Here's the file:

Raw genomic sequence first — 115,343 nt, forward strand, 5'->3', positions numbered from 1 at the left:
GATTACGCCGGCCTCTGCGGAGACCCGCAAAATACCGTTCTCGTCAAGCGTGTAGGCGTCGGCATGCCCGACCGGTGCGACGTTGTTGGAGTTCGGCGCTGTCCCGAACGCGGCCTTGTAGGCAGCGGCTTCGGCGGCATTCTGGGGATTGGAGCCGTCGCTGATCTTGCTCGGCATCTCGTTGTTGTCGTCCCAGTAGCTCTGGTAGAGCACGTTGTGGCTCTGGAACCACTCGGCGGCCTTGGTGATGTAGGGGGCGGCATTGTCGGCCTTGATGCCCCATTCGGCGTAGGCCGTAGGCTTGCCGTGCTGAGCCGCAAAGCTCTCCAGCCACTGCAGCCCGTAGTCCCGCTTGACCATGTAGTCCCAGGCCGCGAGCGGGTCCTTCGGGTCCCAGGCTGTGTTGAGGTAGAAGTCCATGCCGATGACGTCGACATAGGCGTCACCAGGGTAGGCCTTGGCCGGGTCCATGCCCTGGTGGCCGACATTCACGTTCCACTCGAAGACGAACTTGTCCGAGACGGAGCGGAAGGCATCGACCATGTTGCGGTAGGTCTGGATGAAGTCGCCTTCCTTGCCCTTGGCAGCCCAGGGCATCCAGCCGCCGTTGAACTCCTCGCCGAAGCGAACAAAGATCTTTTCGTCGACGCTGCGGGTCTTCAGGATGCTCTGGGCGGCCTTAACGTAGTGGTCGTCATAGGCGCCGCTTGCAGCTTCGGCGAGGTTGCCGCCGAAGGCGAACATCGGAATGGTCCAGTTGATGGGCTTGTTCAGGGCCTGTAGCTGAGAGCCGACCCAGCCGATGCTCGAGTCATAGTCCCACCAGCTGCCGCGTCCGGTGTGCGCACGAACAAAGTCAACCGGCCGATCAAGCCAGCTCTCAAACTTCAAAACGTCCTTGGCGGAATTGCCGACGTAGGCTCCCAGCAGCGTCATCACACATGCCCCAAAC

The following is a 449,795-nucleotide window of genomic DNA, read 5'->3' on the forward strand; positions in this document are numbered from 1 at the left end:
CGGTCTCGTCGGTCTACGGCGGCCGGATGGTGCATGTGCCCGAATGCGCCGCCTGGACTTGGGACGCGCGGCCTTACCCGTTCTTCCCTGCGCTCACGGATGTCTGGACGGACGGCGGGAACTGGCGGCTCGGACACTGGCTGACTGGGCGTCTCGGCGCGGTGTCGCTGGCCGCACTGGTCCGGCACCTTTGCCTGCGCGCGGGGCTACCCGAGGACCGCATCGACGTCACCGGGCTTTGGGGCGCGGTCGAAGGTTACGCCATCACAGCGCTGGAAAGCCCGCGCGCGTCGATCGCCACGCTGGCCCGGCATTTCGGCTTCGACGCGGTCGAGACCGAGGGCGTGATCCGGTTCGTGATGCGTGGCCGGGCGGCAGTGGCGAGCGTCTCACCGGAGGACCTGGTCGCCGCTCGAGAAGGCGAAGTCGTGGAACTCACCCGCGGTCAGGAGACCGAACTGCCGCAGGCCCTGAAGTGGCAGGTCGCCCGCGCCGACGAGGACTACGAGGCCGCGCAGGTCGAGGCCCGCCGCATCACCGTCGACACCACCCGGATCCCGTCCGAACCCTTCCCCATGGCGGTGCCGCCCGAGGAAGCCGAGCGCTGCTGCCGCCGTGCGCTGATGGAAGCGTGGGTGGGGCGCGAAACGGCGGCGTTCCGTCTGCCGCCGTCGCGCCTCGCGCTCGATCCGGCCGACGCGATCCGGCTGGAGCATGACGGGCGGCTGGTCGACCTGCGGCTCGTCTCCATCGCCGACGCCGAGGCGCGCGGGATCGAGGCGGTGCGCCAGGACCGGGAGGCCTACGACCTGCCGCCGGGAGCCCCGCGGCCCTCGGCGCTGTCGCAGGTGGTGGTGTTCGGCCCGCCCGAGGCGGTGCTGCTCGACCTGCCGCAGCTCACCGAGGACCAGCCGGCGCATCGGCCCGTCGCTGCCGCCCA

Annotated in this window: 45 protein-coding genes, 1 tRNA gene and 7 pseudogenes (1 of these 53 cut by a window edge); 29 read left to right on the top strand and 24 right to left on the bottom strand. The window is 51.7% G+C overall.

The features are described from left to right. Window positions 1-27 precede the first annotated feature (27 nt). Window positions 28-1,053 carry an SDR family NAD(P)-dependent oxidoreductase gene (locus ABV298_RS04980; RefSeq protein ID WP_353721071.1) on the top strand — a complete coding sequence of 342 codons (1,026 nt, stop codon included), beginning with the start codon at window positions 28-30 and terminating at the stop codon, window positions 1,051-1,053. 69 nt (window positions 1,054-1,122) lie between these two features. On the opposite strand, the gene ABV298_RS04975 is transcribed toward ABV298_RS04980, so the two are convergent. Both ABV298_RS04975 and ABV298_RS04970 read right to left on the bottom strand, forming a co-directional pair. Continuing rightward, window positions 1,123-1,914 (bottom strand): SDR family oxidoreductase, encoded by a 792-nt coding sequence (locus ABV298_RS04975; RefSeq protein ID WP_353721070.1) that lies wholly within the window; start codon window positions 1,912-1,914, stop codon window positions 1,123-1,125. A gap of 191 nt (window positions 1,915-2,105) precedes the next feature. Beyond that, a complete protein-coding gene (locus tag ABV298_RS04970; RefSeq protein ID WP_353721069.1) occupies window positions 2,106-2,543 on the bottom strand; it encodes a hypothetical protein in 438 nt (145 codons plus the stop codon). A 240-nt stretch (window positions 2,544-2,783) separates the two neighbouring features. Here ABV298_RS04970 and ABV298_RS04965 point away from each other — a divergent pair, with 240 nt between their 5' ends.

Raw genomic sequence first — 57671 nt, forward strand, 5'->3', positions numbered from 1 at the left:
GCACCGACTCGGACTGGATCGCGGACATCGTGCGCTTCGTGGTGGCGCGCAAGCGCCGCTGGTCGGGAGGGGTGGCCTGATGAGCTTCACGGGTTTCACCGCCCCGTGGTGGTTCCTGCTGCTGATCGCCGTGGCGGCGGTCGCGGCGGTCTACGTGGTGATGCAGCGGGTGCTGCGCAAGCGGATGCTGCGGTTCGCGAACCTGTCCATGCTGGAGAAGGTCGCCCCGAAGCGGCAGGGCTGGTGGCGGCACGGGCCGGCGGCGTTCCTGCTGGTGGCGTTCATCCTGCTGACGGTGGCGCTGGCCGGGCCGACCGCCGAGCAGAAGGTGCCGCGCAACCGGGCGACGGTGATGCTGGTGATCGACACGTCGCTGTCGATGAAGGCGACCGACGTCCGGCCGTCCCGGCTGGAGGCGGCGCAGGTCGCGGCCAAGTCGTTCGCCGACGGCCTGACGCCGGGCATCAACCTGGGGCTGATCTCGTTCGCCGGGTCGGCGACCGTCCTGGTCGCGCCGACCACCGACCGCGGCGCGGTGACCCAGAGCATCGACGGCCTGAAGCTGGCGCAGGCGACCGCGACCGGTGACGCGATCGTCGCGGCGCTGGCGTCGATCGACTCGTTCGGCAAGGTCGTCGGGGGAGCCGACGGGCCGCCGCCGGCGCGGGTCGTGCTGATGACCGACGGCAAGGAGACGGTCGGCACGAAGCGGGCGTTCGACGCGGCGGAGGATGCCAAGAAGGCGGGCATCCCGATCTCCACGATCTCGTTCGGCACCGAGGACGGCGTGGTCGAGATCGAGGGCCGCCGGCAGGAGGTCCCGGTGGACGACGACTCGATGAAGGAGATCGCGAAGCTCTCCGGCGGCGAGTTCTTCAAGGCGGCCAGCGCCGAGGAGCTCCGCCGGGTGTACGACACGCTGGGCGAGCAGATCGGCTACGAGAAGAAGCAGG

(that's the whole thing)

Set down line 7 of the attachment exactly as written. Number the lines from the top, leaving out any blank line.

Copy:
Raw genomic sequence first — 57671 nt, forward strand, 5'->3', positions numbered from 1 at the left: